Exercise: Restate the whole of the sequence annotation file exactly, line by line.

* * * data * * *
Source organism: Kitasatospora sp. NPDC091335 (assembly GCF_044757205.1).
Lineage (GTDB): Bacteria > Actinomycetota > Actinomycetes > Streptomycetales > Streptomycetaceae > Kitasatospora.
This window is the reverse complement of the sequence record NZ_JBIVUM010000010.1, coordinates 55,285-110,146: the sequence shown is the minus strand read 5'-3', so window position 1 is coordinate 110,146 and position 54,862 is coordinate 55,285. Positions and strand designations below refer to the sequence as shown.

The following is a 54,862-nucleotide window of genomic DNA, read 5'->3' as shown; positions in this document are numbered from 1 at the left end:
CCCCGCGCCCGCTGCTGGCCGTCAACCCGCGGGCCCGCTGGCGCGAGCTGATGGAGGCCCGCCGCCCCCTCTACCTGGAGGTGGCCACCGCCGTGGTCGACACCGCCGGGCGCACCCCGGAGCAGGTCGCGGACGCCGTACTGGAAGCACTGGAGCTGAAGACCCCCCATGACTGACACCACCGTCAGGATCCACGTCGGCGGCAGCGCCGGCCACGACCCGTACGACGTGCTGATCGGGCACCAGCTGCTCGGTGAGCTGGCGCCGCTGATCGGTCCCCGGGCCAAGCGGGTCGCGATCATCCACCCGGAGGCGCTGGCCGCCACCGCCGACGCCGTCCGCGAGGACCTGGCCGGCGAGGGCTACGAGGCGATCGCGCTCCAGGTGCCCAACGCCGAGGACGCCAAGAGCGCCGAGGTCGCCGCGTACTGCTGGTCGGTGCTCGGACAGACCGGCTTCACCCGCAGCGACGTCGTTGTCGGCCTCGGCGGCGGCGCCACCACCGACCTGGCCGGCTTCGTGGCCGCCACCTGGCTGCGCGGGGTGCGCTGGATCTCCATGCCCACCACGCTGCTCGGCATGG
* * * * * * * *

Source organism: Kitasatospora sp. NPDC091335 (assembly GCF_044757205.1).
Lineage (GTDB): Bacteria > Actinomycetota > Actinomycetes > Streptomycetales > Streptomycetaceae > Kitasatospora.
This window is the reverse complement of the sequence record NZ_JBIVUM010000010.1, coordinates 55,285-110,146: the sequence shown is the minus strand read 5'-3', so window position 1 is coordinate 110,146 and position 54,862 is coordinate 55,285. Positions and strand designations below refer to the sequence as shown.

The following is a 54,862-nucleotide window of genomic DNA, read 5'->3' as shown; positions in this document are numbered from 1 at the left end:
CCCCGCGCCCGCTGCTGGCCGTCAACCCGCGGGCCCGCTGGCGCGAGCTGATGGAGGCCCGCCGCCCCCTCTACCTGGAGGTGGCCACCGCCGTGGTCGACACCGCCGGGCGCACCCCGGAGCAGGTCGCGGACGCCGTACTGGAAGCACTGGAGCTGAAGACCCCCCATGACTGACACCACCGTCAGGATCCACGTCGGCGGCAGCGCCGGCCACGACCCGTACGACGTGCTGATCGGGCACCAGCTGCTCGGTGAGCTGGCGCCGCTGATCGGTCCCCGGGCCAAGCGGGTCGCGATCATCCACCCGGAGGCGCTGGCCGCCACCGCCGACGCCGTCCGCGAGGACCTGGCCGGCGAGGGCTACGAGGCGATCGCGCTCCAGGTGCCCAACGCCGAGGACGCCAAGAGCGCCGAGGTCGCCGCGTACTGCTGGTCGGTGCTCGGACAGACCGGCTTCACCCGCAGCGACGTCGTTGTCGGCCTCGGCGGCGGCGCCACCACCGACCTGGCCGGCTTCGTGGCCGCCACCTGGCTGCGCGGGGTGCGCTGGATCTCCATGCCCACCACGCTGCTCGGCATGG